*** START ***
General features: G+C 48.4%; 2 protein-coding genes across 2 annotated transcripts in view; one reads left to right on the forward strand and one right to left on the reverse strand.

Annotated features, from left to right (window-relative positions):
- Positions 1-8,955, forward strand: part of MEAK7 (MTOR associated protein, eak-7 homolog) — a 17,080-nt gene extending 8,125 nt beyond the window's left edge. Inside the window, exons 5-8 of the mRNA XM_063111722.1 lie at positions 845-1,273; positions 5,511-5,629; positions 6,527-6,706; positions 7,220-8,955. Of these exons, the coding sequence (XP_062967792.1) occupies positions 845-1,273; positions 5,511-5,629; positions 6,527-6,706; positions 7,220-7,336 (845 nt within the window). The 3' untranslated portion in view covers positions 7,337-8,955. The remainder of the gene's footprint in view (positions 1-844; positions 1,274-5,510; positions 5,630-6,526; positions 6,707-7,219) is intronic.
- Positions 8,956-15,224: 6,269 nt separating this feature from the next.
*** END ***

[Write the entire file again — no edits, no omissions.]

General features: G+C 48.4%; 2 protein-coding genes across 2 annotated transcripts in view; one reads left to right on the forward strand and one right to left on the reverse strand.

Annotated features, from left to right (window-relative positions):
- Positions 1-8,955, forward strand: part of MEAK7 (MTOR associated protein, eak-7 homolog) — a 17,080-nt gene extending 8,125 nt beyond the window's left edge. Inside the window, exons 5-8 of the mRNA XM_063111722.1 lie at positions 845-1,273; positions 5,511-5,629; positions 6,527-6,706; positions 7,220-8,955. Of these exons, the coding sequence (XP_062967792.1) occupies positions 845-1,273; positions 5,511-5,629; positions 6,527-6,706; positions 7,220-7,336 (845 nt within the window). The 3' untranslated portion in view covers positions 7,337-8,955. The remainder of the gene's footprint in view (positions 1-844; positions 1,274-5,510; positions 5,630-6,526; positions 6,707-7,219) is intronic.
- Positions 8,956-15,224: 6,269 nt separating this feature from the next.